Incoming Bank of England governor Mark Carney has opened the door to fixing interest rates over a longer period rather than month by month.
Current Bank of Canada governor Carney gave evidence to the Treasury select committee last week ahead of his appointment as Bank governor on 1 July.
The monetary policy committee currently decides whether to raise, lower or keep interest rates the same at a monthly meeting chaired by the governor.
At the Bank of Canada in April 2009, Carney pledged that interest rates would not rise until the third quarter of 2010 conditional on a stable inflation outlook.
Carney said: “In the UK there is a valid discussion to be had about the potential use of this tool to provide additional stimulus when appropriate.
“It had a very important effect in that it reached over the heads of central bank watchers and financial markets to Canadians and sent a message that there would be stimulus for a period of time and borrowing would be available at unprecedented rates.”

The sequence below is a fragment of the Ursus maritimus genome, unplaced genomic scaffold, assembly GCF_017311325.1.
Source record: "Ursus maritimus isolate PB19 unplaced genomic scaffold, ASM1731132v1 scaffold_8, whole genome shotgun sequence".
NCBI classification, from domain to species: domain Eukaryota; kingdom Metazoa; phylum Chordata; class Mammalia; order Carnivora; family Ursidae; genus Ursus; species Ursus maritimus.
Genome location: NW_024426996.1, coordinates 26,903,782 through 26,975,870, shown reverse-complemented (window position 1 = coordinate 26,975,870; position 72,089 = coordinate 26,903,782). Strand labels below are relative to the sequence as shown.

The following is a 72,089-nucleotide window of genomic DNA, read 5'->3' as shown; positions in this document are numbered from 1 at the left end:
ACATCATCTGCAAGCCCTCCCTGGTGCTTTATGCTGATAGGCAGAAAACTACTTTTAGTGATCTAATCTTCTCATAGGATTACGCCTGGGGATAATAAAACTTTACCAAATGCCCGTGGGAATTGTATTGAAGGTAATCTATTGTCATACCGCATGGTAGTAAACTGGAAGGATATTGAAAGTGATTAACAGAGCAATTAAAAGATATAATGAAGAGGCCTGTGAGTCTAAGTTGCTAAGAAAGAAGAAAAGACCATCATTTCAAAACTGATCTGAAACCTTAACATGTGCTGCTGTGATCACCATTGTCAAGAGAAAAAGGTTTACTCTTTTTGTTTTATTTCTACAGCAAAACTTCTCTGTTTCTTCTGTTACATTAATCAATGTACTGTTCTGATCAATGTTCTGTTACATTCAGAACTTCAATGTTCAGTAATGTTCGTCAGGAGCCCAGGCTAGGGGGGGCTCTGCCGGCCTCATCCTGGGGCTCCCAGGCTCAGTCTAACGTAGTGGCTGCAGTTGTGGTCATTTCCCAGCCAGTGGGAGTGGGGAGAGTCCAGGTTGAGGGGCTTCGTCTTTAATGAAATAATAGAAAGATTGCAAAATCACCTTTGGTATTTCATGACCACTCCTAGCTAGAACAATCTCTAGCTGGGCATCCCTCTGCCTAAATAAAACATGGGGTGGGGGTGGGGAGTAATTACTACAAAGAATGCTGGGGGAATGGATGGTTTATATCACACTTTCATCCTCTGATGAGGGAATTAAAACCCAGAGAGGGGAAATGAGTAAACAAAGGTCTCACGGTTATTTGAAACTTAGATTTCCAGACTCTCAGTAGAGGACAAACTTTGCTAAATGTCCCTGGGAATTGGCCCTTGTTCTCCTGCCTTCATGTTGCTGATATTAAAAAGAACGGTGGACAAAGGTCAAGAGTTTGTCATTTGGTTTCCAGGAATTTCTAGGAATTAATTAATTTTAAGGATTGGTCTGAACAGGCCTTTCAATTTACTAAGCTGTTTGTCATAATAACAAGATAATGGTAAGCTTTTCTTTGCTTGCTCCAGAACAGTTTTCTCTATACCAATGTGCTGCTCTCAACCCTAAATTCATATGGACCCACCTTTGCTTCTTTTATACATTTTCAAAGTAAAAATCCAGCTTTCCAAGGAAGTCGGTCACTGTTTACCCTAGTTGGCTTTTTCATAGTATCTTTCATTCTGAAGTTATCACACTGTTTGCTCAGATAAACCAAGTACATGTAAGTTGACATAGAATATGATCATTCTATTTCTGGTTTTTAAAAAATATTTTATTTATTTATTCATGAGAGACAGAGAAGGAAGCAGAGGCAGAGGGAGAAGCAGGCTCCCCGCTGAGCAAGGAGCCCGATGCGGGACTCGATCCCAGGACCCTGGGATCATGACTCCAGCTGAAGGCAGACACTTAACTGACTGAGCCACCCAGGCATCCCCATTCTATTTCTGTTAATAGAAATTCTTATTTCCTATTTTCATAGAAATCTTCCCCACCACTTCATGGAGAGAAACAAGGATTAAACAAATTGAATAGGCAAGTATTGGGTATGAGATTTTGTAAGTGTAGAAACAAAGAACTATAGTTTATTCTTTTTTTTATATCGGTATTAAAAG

Carney also confirmed he intends to start a debate on a radical overhaul of the Bank’s remit such as scrapping inflation-targeting. He is considering expanding its mandate to focus on growth, unemployment and inequality as well.
He said: “The bar for change is high but there should be a debate, a relatively short debate as I don’t think prolonged uncertainty about the framework is in anybody’s interest. We can then confirm the existing framework or change.”
John Charcol senior technical manager Ray Boulger says: “The more you commit yourself to hold rates the more exposed you become to unexpected events. The Bank would need enough leeway to change tack if it needed to.”